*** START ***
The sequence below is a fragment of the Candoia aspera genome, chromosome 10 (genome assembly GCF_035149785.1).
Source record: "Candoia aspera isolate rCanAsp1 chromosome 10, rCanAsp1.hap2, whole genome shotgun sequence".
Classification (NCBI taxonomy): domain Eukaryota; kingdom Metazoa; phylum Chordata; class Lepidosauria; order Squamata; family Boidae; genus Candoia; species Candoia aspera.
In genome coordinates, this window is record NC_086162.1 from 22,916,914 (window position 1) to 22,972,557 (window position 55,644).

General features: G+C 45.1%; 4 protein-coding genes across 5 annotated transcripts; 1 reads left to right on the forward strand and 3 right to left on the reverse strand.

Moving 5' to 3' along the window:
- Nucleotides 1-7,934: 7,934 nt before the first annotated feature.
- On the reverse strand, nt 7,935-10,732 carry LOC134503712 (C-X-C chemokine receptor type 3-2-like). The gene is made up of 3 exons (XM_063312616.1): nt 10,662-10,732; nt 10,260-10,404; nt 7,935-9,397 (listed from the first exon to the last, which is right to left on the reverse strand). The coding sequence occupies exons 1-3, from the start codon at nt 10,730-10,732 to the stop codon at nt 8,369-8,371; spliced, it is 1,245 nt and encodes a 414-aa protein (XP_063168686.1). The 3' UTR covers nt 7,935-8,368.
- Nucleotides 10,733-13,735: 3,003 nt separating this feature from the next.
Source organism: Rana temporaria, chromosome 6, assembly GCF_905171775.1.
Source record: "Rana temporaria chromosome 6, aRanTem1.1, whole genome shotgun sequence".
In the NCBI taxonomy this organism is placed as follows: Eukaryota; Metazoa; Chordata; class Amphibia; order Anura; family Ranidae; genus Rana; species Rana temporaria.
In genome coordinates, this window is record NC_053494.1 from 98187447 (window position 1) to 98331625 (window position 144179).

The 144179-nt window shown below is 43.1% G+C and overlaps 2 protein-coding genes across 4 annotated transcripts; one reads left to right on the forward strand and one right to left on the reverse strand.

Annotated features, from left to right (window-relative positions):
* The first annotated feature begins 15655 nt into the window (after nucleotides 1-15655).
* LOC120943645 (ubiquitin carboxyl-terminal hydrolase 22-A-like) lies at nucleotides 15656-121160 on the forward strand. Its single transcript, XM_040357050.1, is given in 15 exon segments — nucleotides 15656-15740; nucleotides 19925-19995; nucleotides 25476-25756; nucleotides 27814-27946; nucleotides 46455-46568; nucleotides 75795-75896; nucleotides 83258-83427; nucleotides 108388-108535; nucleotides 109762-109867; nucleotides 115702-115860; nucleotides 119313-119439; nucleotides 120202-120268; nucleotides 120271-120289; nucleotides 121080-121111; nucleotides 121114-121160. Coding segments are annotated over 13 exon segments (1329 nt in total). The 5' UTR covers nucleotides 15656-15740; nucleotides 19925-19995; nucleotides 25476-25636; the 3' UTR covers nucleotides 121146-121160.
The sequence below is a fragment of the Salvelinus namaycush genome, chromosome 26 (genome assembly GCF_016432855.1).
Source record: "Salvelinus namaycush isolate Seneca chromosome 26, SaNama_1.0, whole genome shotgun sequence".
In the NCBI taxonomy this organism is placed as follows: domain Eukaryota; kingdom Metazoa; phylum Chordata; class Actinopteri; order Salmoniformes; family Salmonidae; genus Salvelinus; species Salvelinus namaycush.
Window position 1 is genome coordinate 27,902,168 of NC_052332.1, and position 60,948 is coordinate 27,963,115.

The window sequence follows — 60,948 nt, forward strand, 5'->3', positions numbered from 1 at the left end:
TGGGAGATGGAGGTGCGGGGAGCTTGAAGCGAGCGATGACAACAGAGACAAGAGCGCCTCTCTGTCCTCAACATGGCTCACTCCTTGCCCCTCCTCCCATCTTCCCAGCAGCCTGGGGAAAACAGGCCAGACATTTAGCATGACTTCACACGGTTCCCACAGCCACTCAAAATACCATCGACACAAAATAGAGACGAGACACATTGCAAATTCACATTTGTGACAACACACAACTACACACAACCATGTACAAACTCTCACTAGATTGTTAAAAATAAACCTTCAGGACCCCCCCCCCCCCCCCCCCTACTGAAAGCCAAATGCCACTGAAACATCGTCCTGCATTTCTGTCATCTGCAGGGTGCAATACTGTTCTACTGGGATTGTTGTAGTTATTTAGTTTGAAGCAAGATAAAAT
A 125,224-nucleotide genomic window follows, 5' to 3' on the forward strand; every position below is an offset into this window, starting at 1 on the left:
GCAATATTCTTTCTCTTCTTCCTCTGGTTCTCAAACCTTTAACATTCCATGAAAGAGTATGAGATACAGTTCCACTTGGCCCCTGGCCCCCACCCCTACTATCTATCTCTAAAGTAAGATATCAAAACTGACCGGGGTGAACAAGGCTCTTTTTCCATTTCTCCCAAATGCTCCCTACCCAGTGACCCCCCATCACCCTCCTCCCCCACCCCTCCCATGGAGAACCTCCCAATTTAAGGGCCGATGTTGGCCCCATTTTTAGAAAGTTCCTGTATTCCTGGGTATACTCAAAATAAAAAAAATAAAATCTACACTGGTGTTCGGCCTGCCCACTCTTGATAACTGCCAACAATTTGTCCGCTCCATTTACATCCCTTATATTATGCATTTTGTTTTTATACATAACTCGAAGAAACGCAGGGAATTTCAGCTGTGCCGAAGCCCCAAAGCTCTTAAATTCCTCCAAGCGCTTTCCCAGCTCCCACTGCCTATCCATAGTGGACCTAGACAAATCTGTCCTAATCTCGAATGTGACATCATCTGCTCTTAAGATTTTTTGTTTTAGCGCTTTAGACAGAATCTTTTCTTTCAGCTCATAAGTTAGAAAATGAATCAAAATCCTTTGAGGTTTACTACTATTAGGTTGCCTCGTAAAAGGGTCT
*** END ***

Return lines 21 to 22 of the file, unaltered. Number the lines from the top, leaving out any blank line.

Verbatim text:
Window position 1 is genome coordinate 27,902,168 of NC_052332.1, and position 60,948 is coordinate 27,963,115.

The window sequence follows — 60,948 nt, forward strand, 5'->3', positions numbered from 1 at the left end: